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Never use a list acquired from a third party


Sending bulk emails to large mailing lists can be a effective low cost method of broadcasting your message.  However, you should take great care to closely guard where you get your contacts from.  The internet is full of promises to provide you with targeted mailing lists for your industry or sector.

Our advice is that you should never acquire a list of email addresses from any third party, however reputable they may appear.  At best, it is likely to be out of date and often the original source of the list is unclear.  At worst, the list is seeded with secret email addresses that alert SPAM blocking services that you have acquired the list from an unreliable source.  What then happens is the server you are sending your emails from (and possibly your domain name) will get blacklisted.

What are the implications of blacklisting?

If your server gets blacklisted it can severely tarnish the reputation of your emails and website.  Any emails you send out from your domain will begin to be bounced back to you undelivered.  Emails people try to send to you will be bounced back to the sender.  Google can mark your website as ‘unsafe’ and penalise your domain in searches.  What’s worse is this chaos can spread to any other domains using the same server as you - not making you very popular!  Getting removed from blacklists is a complex involved process that can take days even weeks to resolve.  If you are blacklisted as a result of your mailing list you should delete the complete list so it can never be used again.  Or at least remove all the email addresses you acquired.  You should also desist from sending any more emails until you have been removed from all blacklists.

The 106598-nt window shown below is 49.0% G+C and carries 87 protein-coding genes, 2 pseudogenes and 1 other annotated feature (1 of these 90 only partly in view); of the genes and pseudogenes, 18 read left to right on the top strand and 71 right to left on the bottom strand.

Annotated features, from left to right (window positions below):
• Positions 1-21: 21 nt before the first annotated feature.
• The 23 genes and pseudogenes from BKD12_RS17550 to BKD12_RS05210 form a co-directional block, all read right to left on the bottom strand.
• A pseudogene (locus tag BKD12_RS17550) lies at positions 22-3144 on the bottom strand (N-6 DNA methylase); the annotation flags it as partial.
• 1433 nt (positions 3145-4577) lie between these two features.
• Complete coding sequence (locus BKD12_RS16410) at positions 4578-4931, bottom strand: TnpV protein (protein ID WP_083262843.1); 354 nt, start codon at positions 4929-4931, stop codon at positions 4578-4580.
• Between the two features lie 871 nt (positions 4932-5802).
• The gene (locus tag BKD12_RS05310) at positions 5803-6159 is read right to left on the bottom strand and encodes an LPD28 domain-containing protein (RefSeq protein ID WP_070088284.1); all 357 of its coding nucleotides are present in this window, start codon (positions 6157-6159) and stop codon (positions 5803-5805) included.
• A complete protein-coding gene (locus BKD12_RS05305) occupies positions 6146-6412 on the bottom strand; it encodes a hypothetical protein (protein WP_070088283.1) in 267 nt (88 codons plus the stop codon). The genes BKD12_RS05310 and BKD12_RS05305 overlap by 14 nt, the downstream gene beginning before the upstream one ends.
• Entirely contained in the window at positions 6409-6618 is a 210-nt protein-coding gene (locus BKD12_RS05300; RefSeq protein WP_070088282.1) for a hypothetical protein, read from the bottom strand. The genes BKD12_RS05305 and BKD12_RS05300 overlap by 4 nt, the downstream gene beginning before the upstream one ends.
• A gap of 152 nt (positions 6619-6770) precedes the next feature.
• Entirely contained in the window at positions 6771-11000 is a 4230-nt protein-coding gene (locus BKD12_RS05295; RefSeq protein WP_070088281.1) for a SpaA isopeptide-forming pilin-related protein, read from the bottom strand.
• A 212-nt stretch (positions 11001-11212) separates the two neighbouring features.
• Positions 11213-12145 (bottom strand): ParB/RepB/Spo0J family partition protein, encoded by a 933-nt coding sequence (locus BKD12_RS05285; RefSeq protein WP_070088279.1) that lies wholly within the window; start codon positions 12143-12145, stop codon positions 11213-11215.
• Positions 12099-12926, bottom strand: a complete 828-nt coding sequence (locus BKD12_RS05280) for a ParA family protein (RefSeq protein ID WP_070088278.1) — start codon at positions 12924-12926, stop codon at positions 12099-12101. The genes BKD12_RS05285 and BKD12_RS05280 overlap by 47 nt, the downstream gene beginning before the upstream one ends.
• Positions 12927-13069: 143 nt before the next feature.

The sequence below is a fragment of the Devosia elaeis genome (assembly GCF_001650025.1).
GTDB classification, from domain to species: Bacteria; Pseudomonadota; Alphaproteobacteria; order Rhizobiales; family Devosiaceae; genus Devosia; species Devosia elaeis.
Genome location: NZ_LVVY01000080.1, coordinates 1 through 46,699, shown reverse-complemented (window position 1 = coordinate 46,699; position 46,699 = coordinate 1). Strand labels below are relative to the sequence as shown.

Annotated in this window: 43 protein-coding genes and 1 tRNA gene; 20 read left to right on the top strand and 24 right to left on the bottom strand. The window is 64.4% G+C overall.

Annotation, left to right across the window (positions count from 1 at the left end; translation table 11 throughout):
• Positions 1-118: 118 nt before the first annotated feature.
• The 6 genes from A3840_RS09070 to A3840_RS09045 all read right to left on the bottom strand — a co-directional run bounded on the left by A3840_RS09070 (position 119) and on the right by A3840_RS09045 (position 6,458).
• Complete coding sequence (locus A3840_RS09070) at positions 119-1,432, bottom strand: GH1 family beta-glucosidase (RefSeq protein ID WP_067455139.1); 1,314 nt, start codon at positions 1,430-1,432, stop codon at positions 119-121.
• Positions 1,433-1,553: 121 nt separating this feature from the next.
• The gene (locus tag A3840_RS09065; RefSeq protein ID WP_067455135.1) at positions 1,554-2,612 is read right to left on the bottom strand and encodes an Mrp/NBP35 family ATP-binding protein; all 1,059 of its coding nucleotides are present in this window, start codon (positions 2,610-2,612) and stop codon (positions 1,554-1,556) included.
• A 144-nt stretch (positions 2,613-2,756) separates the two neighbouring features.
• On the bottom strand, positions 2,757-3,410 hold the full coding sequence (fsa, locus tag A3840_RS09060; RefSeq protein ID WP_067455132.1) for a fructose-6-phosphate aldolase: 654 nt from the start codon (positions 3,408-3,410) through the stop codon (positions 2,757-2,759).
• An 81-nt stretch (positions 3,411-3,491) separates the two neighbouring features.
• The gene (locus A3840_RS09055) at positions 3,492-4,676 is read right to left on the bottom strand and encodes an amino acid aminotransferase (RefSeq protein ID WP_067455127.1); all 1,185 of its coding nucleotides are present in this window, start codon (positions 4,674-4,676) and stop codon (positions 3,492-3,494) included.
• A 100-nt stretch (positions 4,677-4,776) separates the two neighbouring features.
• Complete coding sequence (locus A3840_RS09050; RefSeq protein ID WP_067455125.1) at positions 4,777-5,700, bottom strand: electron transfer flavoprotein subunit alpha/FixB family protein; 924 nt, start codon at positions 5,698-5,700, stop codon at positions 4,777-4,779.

Can I send marketing emails to a bought list?

The short answer is No!

The law in the UK states “a person shall neither transmit, nor instigate the transmission of, unsolicited communications for the purposes of direct marketing by means of electronic mail unless the recipient of the electronic mail has previously notified the sender that he consents for the time being to such communications being sent by, or at the instigation of, the sender.”

Why you should build your list

Emailing thousands of unknown recipients any marketing or promotional content is not only illegal it is not an effective method of marketing, in fact potentially damaging.

The bottom line: Build your mailing lists with people that want your emails.  The following practices are recommended:

  • Invite people to your mailing list clearly stating what they can expect to receive and how often   e.g.
  • Send them an autoresponder to confirm they have opted in
  • All emails you send out should include a link to immediately unsubscribe themselves
  • Ensure the emails you send out keep to the content your subscribers have subscribed to receive
  • Add fulsome contact details to all emails you send (Your name, Telephone, Postal Address)
  • If you are a UK limited company, it is a legal requirement to add your Company Registration Number to all electronic communications - See Will your Company Website or Email attract a fine?
  • Avoid using spammy titles or content that contain words like “Free” “Special Offer” “Buy Now” “Earn extra cash”
  • Avoid sending emails that are mainly composed of images with very little text - See Avoid doing this in your email broadcast

How to I safely get more subscribers?

Write relevant, engaging content for your subscribers and you could include a link for them to recommend your emails to their friends.  This would allow their friends to opt in if they wish.  If you receive a string of unsubscriptions it is a likely indicator that you have strayed off what your subscribers expect to receive.  In the end it is much more effective to have a relatively small list of 200 engaged recipients than 2,000 ‘anybodies’ who are really not interested in your content.

If you are interested in sending out bulk emails take a look at EasyMailer and please don’t bother contacting us if you have acquired your mailing list from a third party!

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